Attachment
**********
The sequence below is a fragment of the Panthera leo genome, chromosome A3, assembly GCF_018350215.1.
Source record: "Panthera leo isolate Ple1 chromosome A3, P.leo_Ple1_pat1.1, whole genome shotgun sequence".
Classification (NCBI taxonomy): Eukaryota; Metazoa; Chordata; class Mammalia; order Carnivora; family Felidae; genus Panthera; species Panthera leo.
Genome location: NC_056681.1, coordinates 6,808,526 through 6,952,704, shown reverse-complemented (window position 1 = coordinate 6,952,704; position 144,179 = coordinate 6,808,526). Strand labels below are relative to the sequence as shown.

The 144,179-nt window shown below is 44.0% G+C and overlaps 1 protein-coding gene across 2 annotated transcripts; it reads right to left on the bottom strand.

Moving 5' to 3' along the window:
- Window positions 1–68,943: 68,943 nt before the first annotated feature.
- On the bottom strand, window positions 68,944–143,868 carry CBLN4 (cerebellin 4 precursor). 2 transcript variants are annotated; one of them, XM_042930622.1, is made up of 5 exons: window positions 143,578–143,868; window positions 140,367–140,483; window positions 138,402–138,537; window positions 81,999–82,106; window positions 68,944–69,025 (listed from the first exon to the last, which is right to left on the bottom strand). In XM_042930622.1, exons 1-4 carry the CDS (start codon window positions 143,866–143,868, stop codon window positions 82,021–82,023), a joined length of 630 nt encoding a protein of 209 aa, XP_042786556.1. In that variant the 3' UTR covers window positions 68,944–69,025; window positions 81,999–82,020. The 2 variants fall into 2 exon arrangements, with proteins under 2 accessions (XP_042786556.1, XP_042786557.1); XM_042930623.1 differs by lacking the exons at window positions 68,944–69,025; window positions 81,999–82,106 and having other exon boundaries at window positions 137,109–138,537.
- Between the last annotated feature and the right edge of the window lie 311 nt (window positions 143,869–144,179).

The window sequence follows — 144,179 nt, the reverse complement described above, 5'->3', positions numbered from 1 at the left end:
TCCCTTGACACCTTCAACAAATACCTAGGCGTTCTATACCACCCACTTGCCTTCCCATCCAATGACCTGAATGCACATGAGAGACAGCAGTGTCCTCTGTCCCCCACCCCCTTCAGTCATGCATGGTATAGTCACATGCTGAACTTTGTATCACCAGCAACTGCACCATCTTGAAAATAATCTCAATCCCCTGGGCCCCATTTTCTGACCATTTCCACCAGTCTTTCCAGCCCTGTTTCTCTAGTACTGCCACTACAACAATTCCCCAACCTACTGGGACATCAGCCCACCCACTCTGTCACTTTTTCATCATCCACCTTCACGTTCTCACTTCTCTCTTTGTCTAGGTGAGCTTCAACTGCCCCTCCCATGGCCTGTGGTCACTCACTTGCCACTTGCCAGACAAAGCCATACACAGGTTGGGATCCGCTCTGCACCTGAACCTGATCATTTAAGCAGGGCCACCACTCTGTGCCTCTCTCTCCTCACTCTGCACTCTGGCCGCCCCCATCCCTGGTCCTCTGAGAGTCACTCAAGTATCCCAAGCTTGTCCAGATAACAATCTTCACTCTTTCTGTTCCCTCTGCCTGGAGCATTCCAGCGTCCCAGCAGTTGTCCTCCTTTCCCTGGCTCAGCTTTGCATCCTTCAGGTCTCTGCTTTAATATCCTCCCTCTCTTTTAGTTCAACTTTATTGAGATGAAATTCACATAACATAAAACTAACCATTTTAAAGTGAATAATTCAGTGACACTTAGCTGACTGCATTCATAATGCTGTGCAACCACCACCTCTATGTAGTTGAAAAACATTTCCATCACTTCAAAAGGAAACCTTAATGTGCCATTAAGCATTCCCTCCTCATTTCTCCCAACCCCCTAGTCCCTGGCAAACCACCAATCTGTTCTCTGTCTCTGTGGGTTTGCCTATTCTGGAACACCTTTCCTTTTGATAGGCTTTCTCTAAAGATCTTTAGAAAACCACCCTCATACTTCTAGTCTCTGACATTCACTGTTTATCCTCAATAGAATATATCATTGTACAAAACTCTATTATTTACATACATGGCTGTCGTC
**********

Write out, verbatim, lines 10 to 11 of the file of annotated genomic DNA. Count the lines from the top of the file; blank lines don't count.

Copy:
The window sequence follows — 144,179 nt, the reverse complement described above, 5'->3', positions numbered from 1 at the left end:
TCCCTTGACACCTTCAACAAATACCTAGGCGTTCTATACCACCCACTTGCCTTCCCATCCAATGACCTGAATGCACATGAGAGACAGCAGTGTCCTCTGTCCCCCACCCCCTTCAGTCATGCATGGTATAGTCACATGCTGAACTTTGTATCACCAGCAACTGCACCATCTTGAAAATAATCTCAATCCCCTGGGCCCCATTTTCTGACCATTTCCACCAGTCTTTCCAGCCCTGTTTCTCTAGTACTGCCACTACAACAATTCCCCAACCTACTGGGACATCAGCCCACCCACTCTGTCACTTTTTCATCATCCACCTTCACGTTCTCACTTCTCTCTTTGTCTAGGTGAGCTTCAACTGCCCCTCCCATGGCCTGTGGTCACTCACTTGCCACTTGCCAGACAAAGCCATACACAGGTTGGGATCCGCTCTGCACCTGAACCTGATCATTTAAGCAGGGCCACCACTCTGTGCCTCTCTCTCCTCACTCTGCACTCTGGCCGCCCCCATCCCTGGTCCTCTGAGAGTCACTCAAGTATCCCAAGCTTGTCCAGATAACAATCTTCACTCTTTCTGTTCCCTCTGCCTGGAGCATTCCAGCGTCCCAGCAGTTGTCCTCCTTTCCCTGGCTCAGCTTTGCATCCTTCAGGTCTCTGCTTTAATATCCTCCCTCTCTTTTAGTTCAACTTTATTGAGATGAAATTCACATAACATAAAACTAACCATTTTAAAGTGAATAATTCAGTGACACTTAGCTGACTGCATTCATAATGCTGTGCAACCACCACCTCTATGTAGTTGAAAAACATTTCCATCACTTCAAAAGGAAACCTTAATGTGCCATTAAGCATTCCCTCCTCATTTCTCCCAACCCCCTAGTCCCTGGCAAACCACCAATCTGTTCTCTGTCTCTGTGGGTTTGCCTATTCTGGAACACCTTTCCTTTTGATAGGCTTTCTCTAAAGATCTTTAGAAAACCACCCTCATACTTCTAGTCTCTGACATTCACTGTTTATCCTCAATAGAATATATCATTGTACAAAACTCTATTATTTACATACATGGCTGTCGTC